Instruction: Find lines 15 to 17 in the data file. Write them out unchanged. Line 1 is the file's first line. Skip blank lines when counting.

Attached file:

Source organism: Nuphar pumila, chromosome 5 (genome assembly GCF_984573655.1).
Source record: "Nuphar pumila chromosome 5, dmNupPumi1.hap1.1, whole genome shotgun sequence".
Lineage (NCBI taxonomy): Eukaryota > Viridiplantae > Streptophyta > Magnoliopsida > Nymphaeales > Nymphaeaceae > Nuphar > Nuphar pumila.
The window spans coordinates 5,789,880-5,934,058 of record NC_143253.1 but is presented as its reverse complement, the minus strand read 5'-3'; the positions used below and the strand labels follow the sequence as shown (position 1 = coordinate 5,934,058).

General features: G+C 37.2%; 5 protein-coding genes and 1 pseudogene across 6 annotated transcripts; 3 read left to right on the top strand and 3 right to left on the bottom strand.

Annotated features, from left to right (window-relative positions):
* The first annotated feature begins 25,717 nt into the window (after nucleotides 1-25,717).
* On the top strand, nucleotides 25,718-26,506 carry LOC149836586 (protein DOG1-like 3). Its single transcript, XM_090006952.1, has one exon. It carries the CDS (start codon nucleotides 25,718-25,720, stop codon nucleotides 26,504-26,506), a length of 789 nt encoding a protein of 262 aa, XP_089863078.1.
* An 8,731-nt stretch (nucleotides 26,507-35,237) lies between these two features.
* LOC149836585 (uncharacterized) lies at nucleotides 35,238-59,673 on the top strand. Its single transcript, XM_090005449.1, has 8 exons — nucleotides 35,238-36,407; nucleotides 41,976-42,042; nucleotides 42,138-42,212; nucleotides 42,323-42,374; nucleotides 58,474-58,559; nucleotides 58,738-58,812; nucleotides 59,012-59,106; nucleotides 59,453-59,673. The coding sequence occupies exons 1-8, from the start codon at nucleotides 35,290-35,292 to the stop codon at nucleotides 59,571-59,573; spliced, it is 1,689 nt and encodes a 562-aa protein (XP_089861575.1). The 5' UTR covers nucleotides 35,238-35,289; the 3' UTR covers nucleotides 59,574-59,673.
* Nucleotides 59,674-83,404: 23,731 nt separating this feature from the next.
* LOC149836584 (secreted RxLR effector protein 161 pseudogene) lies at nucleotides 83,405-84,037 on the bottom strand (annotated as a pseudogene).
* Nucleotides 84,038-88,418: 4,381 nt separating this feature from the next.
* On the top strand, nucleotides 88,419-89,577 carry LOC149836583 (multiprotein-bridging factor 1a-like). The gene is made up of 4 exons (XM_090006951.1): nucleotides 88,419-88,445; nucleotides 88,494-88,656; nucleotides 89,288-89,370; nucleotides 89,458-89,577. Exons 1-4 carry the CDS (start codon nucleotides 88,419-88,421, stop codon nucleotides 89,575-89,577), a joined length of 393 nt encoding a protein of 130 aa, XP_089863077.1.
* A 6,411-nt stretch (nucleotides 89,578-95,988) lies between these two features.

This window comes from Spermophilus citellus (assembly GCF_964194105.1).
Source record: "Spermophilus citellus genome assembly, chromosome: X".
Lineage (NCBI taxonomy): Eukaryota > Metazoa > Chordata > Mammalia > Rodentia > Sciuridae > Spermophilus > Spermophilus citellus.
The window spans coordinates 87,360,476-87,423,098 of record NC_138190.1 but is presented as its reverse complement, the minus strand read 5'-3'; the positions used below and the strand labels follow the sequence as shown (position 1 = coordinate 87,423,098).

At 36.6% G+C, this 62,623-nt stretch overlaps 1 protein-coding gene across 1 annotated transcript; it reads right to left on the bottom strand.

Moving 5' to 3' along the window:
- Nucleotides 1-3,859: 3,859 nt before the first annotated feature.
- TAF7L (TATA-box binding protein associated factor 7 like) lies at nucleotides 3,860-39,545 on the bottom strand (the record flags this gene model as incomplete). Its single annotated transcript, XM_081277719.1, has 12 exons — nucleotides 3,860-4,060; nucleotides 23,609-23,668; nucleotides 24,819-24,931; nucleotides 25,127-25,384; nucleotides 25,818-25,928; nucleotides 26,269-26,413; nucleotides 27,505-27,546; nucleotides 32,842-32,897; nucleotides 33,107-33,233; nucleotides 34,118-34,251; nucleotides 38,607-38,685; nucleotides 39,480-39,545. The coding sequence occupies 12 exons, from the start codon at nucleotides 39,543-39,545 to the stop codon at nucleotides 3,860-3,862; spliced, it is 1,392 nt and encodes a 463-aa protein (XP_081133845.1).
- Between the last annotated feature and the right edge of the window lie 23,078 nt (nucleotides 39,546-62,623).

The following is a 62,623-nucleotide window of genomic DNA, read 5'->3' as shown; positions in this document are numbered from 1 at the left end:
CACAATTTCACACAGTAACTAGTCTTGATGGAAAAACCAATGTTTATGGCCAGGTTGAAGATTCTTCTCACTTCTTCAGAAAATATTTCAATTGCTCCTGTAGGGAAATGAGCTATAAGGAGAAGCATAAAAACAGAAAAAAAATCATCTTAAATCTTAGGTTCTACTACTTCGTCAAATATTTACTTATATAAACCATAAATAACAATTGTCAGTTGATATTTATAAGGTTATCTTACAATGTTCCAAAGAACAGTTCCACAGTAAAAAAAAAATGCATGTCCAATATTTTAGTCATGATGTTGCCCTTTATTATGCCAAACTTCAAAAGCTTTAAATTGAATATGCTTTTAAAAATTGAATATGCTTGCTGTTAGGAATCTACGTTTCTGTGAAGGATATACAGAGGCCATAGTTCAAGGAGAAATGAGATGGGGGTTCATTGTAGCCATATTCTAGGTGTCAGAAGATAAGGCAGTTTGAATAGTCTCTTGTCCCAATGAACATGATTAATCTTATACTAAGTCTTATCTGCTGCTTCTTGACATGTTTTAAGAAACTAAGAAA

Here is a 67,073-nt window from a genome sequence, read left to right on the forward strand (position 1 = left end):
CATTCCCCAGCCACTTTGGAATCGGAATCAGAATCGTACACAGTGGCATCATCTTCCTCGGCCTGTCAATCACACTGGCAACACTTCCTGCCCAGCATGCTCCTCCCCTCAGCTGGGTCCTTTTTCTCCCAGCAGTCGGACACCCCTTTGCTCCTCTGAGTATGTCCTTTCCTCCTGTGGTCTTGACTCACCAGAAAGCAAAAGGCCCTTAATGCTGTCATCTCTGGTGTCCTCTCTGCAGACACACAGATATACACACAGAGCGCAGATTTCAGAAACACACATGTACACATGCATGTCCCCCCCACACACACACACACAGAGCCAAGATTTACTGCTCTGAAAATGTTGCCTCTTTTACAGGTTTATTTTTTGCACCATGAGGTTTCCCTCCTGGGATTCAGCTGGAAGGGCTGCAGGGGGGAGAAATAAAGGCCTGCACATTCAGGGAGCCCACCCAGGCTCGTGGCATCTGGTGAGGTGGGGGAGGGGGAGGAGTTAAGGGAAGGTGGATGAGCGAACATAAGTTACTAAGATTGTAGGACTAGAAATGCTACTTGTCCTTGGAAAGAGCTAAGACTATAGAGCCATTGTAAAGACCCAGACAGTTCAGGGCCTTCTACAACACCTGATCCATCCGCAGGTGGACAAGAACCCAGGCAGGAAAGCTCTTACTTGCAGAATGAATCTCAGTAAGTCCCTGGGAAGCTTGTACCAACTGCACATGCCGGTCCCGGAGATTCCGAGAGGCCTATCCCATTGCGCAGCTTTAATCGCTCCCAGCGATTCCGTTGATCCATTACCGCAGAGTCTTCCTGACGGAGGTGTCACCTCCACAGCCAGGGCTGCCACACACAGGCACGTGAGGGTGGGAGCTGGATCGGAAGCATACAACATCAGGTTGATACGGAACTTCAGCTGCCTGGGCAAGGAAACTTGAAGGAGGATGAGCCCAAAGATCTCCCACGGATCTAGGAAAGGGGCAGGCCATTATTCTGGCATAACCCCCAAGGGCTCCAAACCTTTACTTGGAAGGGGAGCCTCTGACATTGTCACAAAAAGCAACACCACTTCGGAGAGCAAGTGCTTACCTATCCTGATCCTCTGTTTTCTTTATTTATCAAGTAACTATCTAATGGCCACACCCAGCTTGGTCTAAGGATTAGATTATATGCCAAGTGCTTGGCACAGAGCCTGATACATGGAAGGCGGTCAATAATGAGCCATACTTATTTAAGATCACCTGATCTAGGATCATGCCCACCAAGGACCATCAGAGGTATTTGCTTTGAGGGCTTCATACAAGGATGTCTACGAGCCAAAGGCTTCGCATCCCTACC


* A 6,411-nt stretch (nucleotides 89,578-95,988) lies between these two features.

This window comes from Spermophilus citellus (assembly GCF_964194105.1).
Source record: "Spermophilus citellus genome assembly, chromosome: X".